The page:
Rhinitis causes a characteristic swell in the nasal cavities which may promote a stuffy nose, coughs with mucus, and sneezing, among other symptoms. People who experience these symptoms on a regular basis may seek out the causes and treatments of the issue.
What Causes Rhinitis?
One of the best things you can do for yourself is to find out the cause of your rhinitis. Sometimes, it is caused by allergies. That is easy enough to fix if you can find the source of the allergen and remove it from your life. If you are allergic to pet dander, for example, getting rid of pets or grooming away most of the dander could help. Some environmental allergens, such as pollen, are more difficult to avoid completely.
Rhinitis may not be caused by allergens, and the treatment gets more complicated then. Changes in the levels of humidity or the temperature can cause the nasal passages to swell. Stay in a climate-controlled area that promotes better breathing for you.
Medications can sometimes be a culprit too. They may dilate or constrict the blood vessels and cause the nasal blood vessels to swell or become restricted. Is there any alternative medicine for the same ailments but without the same effects? See your doctor and find out.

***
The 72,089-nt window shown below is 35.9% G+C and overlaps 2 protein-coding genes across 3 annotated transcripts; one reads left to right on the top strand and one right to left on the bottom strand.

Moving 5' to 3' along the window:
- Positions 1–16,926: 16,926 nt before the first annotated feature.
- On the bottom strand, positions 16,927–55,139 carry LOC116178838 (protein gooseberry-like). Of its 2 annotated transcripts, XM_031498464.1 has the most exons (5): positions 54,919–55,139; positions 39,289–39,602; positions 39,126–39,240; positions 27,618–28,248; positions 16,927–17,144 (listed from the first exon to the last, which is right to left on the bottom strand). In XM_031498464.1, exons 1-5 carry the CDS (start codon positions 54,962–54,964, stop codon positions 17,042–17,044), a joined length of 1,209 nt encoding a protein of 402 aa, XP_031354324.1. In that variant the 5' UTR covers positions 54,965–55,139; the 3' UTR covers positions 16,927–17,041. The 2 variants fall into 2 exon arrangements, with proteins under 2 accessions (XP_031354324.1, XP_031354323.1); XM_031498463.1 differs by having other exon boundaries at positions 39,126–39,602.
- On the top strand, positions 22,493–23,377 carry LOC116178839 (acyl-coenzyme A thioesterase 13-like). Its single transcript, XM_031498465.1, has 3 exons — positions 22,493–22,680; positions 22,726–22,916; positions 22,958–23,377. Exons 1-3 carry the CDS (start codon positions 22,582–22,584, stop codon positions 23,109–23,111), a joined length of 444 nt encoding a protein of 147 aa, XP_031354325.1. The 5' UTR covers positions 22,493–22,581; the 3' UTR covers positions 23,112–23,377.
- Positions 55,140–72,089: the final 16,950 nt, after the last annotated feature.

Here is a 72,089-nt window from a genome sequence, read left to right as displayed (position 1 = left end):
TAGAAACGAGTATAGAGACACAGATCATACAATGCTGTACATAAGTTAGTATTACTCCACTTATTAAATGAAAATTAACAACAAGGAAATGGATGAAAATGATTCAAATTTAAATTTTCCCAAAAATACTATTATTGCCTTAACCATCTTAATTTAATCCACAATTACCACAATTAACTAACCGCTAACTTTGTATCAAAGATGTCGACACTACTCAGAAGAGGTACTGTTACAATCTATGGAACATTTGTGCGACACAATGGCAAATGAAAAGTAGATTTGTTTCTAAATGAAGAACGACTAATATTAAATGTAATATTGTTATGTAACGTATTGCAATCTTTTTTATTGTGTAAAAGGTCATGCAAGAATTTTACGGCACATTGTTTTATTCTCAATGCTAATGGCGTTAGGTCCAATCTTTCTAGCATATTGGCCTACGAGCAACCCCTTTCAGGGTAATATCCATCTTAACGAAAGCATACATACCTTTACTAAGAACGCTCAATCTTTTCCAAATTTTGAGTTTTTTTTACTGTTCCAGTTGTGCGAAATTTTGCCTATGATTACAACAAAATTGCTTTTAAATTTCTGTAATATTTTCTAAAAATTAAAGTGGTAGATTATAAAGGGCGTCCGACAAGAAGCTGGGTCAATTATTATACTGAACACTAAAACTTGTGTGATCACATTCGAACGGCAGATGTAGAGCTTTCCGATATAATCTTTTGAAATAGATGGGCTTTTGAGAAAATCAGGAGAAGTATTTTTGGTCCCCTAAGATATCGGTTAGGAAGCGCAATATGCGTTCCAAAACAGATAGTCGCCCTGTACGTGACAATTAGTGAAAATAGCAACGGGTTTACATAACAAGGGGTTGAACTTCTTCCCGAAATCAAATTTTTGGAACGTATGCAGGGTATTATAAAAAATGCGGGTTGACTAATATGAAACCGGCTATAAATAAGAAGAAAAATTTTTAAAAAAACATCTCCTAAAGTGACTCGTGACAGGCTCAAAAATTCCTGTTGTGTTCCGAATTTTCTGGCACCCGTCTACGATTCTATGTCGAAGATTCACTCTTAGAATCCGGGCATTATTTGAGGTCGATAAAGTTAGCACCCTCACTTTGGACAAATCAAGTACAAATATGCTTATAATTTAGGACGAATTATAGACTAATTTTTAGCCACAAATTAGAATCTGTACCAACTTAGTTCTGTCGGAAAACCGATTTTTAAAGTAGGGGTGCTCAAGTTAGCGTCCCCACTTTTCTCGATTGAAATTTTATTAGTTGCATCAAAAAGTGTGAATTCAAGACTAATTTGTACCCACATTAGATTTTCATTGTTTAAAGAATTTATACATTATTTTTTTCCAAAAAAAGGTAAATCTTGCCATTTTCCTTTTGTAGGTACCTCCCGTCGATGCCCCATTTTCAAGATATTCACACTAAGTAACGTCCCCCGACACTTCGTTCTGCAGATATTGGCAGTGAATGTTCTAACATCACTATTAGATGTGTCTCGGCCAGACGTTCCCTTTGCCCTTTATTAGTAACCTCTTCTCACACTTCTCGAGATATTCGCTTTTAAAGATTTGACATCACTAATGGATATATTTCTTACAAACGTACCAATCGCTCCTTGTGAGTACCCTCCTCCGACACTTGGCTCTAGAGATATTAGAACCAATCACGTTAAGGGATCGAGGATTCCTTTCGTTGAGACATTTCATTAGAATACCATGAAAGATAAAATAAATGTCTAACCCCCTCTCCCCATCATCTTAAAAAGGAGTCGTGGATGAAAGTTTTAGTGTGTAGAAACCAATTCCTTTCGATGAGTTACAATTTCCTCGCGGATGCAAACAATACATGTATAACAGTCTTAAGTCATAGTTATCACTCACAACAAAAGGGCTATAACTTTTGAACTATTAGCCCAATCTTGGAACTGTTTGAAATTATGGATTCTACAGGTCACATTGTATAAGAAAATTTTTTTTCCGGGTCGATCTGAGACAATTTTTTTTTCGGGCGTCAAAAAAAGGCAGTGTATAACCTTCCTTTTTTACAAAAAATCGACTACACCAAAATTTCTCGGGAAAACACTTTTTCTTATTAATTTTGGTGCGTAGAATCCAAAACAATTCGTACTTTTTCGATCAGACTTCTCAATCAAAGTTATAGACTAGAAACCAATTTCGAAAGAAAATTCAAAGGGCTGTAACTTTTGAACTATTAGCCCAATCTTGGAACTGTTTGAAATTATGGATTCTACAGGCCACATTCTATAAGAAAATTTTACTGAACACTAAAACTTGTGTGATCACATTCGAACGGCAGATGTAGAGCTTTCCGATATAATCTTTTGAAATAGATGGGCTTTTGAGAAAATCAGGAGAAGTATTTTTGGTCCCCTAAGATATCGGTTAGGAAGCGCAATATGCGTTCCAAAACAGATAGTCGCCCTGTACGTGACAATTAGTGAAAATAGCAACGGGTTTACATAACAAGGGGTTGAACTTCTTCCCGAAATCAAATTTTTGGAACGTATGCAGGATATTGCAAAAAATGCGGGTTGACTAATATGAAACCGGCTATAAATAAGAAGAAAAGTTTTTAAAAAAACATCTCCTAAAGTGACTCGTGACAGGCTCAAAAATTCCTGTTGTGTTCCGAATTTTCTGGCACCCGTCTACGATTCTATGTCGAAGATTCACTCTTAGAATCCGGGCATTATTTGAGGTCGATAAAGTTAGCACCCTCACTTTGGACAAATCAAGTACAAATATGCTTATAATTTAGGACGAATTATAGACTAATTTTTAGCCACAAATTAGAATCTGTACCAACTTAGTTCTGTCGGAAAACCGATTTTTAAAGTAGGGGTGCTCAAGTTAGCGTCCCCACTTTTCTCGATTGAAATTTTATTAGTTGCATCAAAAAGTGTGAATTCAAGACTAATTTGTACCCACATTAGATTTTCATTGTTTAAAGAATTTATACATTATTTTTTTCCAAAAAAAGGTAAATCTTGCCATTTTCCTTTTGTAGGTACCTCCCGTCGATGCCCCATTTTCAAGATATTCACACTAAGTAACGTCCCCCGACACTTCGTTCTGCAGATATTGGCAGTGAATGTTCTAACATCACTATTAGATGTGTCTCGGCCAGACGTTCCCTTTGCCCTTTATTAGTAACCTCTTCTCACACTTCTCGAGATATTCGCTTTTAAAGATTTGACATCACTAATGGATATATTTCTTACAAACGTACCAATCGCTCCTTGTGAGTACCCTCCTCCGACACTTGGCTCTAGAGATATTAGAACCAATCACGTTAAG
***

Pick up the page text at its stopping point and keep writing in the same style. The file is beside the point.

Of course, a stuffy nose is a common symptom if you have a cold or flu. If those symptoms don't improve within a few weeks, you might suspect a case of a sinus infection. When that sinus infection doesn't get better, you should definitely see a doctor; sinusitis is an unpleasant illness that can become chronic if an infection is left to linger. Also see your doctor if your runny or stuffy nose is accompanied by phlegm that is an unusual color, such as orange or green.
Are Medications a Good Idea?
Acute treatment of rhinitis with medications, such as nasal decongestants, can be okay to use. They are affordable and relieve symptoms quickly, with few short-term ramifications. But if the problem is persistent, nasal decongestants can actually have an adverse effect by tampering with your body's natural reactions.
Instead, try speaking with your doctor to see if there are any other solutions aside from over-the-counter medications. Whether you have a bacteria or viral infection, allergies, or an unusual construction of your nasal passage, a doctor will help you root out the cause of your rhinitis and find a more lasting solution.
Contact a medical office like Northwest Asthma & Allergy Center PS for more information and assistance.Share
7 September 2017
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